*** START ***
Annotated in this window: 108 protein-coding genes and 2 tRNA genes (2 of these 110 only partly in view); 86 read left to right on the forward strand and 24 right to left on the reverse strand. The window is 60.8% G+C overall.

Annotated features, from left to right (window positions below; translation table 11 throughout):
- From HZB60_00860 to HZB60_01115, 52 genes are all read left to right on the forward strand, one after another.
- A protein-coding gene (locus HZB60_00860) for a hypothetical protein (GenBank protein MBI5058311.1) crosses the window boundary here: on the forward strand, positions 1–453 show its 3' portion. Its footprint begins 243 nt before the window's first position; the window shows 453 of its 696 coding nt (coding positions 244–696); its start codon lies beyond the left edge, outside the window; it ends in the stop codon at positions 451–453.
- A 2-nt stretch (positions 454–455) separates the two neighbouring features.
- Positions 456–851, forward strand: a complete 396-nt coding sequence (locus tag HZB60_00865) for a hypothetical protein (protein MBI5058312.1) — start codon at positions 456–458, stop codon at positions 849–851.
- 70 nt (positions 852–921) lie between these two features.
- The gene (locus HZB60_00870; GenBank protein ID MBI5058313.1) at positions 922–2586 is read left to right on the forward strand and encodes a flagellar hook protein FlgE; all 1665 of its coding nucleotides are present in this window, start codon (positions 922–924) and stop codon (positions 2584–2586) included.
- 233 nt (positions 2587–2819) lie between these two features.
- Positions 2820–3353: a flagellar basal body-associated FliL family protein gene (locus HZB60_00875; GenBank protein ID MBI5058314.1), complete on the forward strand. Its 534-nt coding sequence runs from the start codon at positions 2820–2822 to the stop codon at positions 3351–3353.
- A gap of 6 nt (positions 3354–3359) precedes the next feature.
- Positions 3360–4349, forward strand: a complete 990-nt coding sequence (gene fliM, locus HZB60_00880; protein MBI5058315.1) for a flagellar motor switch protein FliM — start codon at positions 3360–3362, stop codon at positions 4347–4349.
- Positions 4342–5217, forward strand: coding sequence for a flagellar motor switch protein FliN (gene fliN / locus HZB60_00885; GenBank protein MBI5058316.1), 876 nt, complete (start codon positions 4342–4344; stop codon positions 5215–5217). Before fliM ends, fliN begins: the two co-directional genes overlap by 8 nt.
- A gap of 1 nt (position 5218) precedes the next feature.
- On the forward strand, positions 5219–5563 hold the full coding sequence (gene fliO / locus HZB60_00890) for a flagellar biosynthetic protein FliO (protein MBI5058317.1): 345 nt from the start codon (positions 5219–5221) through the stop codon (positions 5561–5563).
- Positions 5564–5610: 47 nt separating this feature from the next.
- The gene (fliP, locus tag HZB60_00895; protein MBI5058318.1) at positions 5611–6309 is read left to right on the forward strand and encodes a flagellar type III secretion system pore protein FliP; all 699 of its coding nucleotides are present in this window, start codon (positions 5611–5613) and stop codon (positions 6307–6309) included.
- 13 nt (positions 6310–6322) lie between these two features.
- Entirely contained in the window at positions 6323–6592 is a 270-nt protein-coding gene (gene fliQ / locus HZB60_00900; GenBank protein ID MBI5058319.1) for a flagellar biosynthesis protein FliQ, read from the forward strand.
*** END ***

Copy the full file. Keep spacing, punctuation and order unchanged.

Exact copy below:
Annotated in this window: 108 protein-coding genes and 2 tRNA genes (2 of these 110 only partly in view); 86 read left to right on the forward strand and 24 right to left on the reverse strand. The window is 60.8% G+C overall.

Annotated features, from left to right (window positions below; translation table 11 throughout):
- From HZB60_00860 to HZB60_01115, 52 genes are all read left to right on the forward strand, one after another.
- A protein-coding gene (locus HZB60_00860) for a hypothetical protein (GenBank protein MBI5058311.1) crosses the window boundary here: on the forward strand, positions 1–453 show its 3' portion. Its footprint begins 243 nt before the window's first position; the window shows 453 of its 696 coding nt (coding positions 244–696); its start codon lies beyond the left edge, outside the window; it ends in the stop codon at positions 451–453.
- A 2-nt stretch (positions 454–455) separates the two neighbouring features.
- Positions 456–851, forward strand: a complete 396-nt coding sequence (locus tag HZB60_00865) for a hypothetical protein (protein MBI5058312.1) — start codon at positions 456–458, stop codon at positions 849–851.
- 70 nt (positions 852–921) lie between these two features.
- The gene (locus HZB60_00870; GenBank protein ID MBI5058313.1) at positions 922–2586 is read left to right on the forward strand and encodes a flagellar hook protein FlgE; all 1665 of its coding nucleotides are present in this window, start codon (positions 922–924) and stop codon (positions 2584–2586) included.
- 233 nt (positions 2587–2819) lie between these two features.
- Positions 2820–3353: a flagellar basal body-associated FliL family protein gene (locus HZB60_00875; GenBank protein ID MBI5058314.1), complete on the forward strand. Its 534-nt coding sequence runs from the start codon at positions 2820–2822 to the stop codon at positions 3351–3353.
- A gap of 6 nt (positions 3354–3359) precedes the next feature.
- Positions 3360–4349, forward strand: a complete 990-nt coding sequence (gene fliM, locus HZB60_00880; protein MBI5058315.1) for a flagellar motor switch protein FliM — start codon at positions 3360–3362, stop codon at positions 4347–4349.
- Positions 4342–5217, forward strand: coding sequence for a flagellar motor switch protein FliN (gene fliN / locus HZB60_00885; GenBank protein MBI5058316.1), 876 nt, complete (start codon positions 4342–4344; stop codon positions 5215–5217). Before fliM ends, fliN begins: the two co-directional genes overlap by 8 nt.
- A gap of 1 nt (position 5218) precedes the next feature.
- On the forward strand, positions 5219–5563 hold the full coding sequence (gene fliO / locus HZB60_00890) for a flagellar biosynthetic protein FliO (protein MBI5058317.1): 345 nt from the start codon (positions 5219–5221) through the stop codon (positions 5561–5563).
- Positions 5564–5610: 47 nt separating this feature from the next.
- The gene (fliP, locus tag HZB60_00895; protein MBI5058318.1) at positions 5611–6309 is read left to right on the forward strand and encodes a flagellar type III secretion system pore protein FliP; all 699 of its coding nucleotides are present in this window, start codon (positions 5611–5613) and stop codon (positions 6307–6309) included.
- 13 nt (positions 6310–6322) lie between these two features.
- Entirely contained in the window at positions 6323–6592 is a 270-nt protein-coding gene (gene fliQ / locus HZB60_00900; GenBank protein ID MBI5058319.1) for a flagellar biosynthesis protein FliQ, read from the forward strand.